I sometimes feel like we're talking a bit too much about our activities and not so much about our experience, if you know what I mean. We aim to change that a bit, but for now, an experience we had yesterday deserves a little publication.
Don is a friendly Irish ex-pat that runs Coaster's Bungalows where we're staying in Sihanoukville. Yesterday, Don saw me on our balcony and said, in his Irish accent "Hey! Are you leaving today? We're going out to the waterfall, if you wanna go, meet us at the bar in 30." Waterfall? We had not heard about the waterfall! Upon looking at the guidebooks (Footprint and Rough Guide), no waterfall is mentioned.
As it turned out, we got to follow along on a waterfall trip with Don and his family (wife Carrie and daughter Anna). After driving for about 30 minutes (including a "shortcut" through barely passable roads") we went down a long dirt road that ended at some shacks and a washed out bridge. After being ferried over the river we came upon a waterfall, or actually a set of waterfalls that were certainly among the best I've ever seen. Given a little more care and infrastructure, the falls have the potential to become a national landmark- they are that impressive.
Situated at the convergence of two rivers, the water falls fall into a basin that appears to have dropped about 10 meters all at once, creating a valley where you are surrounded by waterfalls from two rivers. Stunning.
The highlight is a set of falls that flow off an outcropping, enabling people to climb behind it in short ledges. What a weird feeling. It's a bit like the first time you snorkle and your body has to learn that it can, indeed, breathe underwater. With water flowing over your eyes and mouth and crashing over your head, threatening to grab you and slam you on the rocks below, the experience is a more than a bit breathtaking.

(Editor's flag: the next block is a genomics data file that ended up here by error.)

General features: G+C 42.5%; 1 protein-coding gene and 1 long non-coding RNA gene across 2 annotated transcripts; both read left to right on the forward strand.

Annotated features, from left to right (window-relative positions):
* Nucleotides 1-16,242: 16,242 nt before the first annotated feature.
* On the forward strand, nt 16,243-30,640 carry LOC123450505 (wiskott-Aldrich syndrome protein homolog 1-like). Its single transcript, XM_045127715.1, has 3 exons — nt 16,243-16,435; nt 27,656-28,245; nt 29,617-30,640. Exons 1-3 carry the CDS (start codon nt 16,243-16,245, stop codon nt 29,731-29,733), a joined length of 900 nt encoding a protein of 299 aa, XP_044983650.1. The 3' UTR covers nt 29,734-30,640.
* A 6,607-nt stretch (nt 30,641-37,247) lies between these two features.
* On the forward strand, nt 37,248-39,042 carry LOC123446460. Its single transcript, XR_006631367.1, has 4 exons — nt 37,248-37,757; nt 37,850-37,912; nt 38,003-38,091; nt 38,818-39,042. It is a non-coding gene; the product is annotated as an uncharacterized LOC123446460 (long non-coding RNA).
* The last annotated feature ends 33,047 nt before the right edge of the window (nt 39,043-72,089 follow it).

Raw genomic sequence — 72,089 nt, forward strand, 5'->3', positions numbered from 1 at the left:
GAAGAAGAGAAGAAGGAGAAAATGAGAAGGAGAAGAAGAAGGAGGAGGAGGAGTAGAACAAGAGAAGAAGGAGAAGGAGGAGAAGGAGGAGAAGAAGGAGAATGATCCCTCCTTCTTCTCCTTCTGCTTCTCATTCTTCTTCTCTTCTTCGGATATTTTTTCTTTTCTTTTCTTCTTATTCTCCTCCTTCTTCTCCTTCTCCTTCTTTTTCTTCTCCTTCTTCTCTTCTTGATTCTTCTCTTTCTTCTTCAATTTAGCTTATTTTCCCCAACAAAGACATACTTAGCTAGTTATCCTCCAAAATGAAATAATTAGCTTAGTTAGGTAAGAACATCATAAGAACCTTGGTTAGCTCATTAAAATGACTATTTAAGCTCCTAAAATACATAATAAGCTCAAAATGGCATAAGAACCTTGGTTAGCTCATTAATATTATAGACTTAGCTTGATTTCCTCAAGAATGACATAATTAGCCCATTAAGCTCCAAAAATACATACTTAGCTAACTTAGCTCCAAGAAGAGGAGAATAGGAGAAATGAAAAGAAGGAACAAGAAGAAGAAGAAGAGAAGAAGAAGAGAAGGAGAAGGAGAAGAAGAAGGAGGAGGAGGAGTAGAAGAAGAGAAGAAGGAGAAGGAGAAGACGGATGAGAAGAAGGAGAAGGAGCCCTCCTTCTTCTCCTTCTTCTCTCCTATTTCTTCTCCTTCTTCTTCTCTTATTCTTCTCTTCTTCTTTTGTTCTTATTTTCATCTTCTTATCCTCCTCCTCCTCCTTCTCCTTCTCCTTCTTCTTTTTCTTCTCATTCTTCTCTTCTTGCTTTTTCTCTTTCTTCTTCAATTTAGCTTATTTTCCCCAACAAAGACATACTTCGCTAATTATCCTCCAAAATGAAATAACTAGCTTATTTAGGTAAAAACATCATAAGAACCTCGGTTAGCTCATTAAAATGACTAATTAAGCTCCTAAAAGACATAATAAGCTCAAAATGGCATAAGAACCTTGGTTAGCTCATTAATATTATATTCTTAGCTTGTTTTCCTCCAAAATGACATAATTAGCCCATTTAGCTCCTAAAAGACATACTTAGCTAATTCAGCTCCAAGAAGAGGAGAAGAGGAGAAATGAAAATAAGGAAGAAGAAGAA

Water rushing by overhead...
Don, our guide for the day...
If you want to visit the Kabal Chai falls, ask about it at the guesthouses in Sihanoukville. It is best in the rainy season for obvious reasons and the rivers dwindle to a trickle in the dry season.
It's time to taste what you most fear
Right Guard will not help you here
Brace yourself, my dear
It's a holiday in Cambodia
It's tough kid, but it's life
It's a holiday in Cambodia
Don't forget to pack a wife
The song was published in 1980, just a year after the failure of the Khmer Rouge regime and reflects some of
A holiday in
Don’t get me wrong though,
The feeling we get is that Sihanoukville is on the verge of an explosion. People who have grown tired of the scene in
Before we left
For those that may have seen what I said on a local news story, it was that guidebooks are great, but we’d prefer to meet locals who can give us another perspective on a city and our day with Mongkol did just that. He said “So, do you want to be with the other barangs (foreigners), or go where Cambodians eat?” We left town to “eat boiled corn”.
After about 30 minutes of driving we arrived at a strip of restaurants right on the edge of a marsh. This was no regular restaurant. The kitchen was on the land, but the tables (sitting areas) and roof rambled out over the marsh for about 80 yards on bamboo stilts. With every step, the floor bounced and swayed. Each little sitting area was square and included three hammocks and a bamboo mat.